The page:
First Class has zero weight restrictions on luggage. Ask your airline if they can upgrade you to First Class the day before your flight. Some airlines charge a $50 upgrade fee, others allow you to upgrade for free using dividend or frequent flier miles. So pack away to your heart's content!

    Reply
  • Joann

    Remember there is a store on almost every corner or crossroad no matter where you go in the USA. You can purchase whatever you need.

    Reply
  • dlo

    There is a luggage brand out there that actually weighs itself: Ricardo. My husband and I bought one when we moved overseas, as the airline we were flying is super-strict on weight. We bought another on a visit back to the US when we found out Ricardo is discontinuing the bags! Think you can still find them on eBags, though.

    Reply
  • BJ

    Understand that TSA reps will open and inspect your checked suitcase. I have TSA locks and I always find a TSA inspection notice. Zip lock bags are good for small items. Rolling or folding is a personal preference based on clothing style. The key is to prepare and plan and see if it all fits at least 24 hours before you head out the door. Also, leave some extra space; it seems that dirty clothes take more room!

    Reply
  • Ellie

    Just remember if you are going on a flight, DO NOT use those vaccume sealed bags. If you do use them and then your suitcase if full, what are you gonna do if your bags get searched. I used to work for airport security, and when your luggage comes into baggage controll, it has a code on your claim ticket. Even if there is no claim ticket, every 5th bag is checked at random. when they check those bags, they have to go through EVERYTHING!!! That means that the vaccume bag you had will be opened, and they have no way to close it back the way you had it. Just a little tip for all you people who love to fly.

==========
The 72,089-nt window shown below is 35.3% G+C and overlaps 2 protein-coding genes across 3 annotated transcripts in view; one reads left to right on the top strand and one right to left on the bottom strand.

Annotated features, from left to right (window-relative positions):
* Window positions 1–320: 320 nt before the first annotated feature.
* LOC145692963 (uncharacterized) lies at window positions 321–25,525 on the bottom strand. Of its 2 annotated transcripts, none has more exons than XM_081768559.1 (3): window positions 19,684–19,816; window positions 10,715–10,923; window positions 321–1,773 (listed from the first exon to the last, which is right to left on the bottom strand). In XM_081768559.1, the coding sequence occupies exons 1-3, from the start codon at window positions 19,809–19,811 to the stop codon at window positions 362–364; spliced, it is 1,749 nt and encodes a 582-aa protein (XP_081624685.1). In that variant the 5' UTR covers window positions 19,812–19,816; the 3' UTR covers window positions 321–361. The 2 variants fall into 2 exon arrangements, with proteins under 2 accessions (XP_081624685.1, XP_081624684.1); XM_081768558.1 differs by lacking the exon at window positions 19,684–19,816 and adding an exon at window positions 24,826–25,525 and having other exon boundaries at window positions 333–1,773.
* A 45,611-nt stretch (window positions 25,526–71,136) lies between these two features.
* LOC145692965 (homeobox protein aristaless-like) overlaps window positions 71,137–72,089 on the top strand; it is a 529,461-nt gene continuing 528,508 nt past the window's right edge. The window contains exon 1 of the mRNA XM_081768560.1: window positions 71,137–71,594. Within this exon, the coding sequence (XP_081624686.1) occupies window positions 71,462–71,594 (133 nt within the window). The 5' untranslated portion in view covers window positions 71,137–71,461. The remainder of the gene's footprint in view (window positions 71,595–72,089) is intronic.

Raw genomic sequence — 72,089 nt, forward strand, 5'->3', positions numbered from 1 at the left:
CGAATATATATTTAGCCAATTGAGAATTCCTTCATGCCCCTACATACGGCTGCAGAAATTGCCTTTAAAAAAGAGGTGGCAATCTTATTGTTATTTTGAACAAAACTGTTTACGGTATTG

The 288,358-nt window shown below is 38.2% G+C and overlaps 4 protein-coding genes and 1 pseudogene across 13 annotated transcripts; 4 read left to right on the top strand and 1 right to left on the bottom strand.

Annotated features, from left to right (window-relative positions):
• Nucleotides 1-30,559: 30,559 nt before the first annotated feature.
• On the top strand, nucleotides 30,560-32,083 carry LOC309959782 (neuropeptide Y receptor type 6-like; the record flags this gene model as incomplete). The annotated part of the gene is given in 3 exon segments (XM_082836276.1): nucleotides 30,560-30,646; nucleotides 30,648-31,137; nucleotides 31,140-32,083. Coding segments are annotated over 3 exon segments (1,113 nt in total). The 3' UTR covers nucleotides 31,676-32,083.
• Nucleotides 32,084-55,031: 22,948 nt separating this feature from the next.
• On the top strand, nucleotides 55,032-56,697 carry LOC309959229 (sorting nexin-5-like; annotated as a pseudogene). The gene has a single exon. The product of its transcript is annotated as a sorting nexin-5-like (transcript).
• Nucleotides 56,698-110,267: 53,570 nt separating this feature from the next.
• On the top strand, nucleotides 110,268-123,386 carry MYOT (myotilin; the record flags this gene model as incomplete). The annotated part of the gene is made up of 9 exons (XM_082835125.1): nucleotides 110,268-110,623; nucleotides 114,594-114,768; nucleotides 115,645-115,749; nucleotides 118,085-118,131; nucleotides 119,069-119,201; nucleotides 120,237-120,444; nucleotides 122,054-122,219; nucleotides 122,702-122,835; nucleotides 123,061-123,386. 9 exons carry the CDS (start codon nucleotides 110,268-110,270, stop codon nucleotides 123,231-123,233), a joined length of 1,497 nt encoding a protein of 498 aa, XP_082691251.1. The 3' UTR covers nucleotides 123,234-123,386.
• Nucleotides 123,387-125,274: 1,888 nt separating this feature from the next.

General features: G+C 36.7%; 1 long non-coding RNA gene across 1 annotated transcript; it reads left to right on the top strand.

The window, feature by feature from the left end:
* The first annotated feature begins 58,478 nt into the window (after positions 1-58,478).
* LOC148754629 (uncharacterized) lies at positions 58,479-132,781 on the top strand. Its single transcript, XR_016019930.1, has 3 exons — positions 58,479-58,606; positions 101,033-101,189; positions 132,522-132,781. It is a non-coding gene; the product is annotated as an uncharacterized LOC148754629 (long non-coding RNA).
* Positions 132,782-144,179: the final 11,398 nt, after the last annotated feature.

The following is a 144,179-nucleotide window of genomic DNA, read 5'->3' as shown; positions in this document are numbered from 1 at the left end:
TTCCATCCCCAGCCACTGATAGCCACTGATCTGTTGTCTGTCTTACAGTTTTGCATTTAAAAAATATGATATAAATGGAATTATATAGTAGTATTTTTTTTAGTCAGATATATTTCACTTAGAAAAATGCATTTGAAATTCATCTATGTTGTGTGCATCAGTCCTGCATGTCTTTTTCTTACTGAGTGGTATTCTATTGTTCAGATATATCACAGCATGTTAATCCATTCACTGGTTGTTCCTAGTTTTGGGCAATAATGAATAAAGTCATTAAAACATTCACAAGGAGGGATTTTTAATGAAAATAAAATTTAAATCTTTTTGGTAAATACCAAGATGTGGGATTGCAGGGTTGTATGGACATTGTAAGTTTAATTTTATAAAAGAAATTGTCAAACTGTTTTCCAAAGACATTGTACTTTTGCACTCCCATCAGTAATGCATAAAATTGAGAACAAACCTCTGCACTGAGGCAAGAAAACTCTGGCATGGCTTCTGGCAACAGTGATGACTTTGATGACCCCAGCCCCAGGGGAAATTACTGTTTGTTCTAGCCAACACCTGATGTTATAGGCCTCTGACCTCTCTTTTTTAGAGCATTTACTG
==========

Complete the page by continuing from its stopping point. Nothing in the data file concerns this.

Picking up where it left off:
Reply
  • William Crabill

    Frequent Flyer is WRONG! Depends upon the airline, each has their own rules, I've flown First Class on United & been nailed for overweight luggage. Worse yet, an airlines personal interpert their regulations differently in different locations, the folks at United at Londons Heathrow forced me to remove items from my luggage to reach their Max weight limit & abandon the items removed, yet these were the same items that caused no difficulties at United terminal @ Dulles in DC.

    Reply
  • Jack Yousko

    Rule no 1 Pack a small bag of personals. Rule no2 pack a large bag of money.

    Reply
  • Rick steven

    Great article-Hey I found a place that sells all brands of luggage and travel items for less. Tey are the oldest luggage store in Los Angeles. I deal with a guy there named Mark. 818-703-1313-They also give you the information you need to know-weight limit, size limit-they even sell a great scale there that we use too!!

    Reply
  • Terry

    I've almost given up on flying. If it's 1000 miles or less, I drive. Flying is getting to be too much of a hassle.

    Reply
  • Helen Oberdorf

    I can never understand why Airlines don't give passengers some kind of mask in case of fire with goggles that won't smoke up.

    Reply
  • chris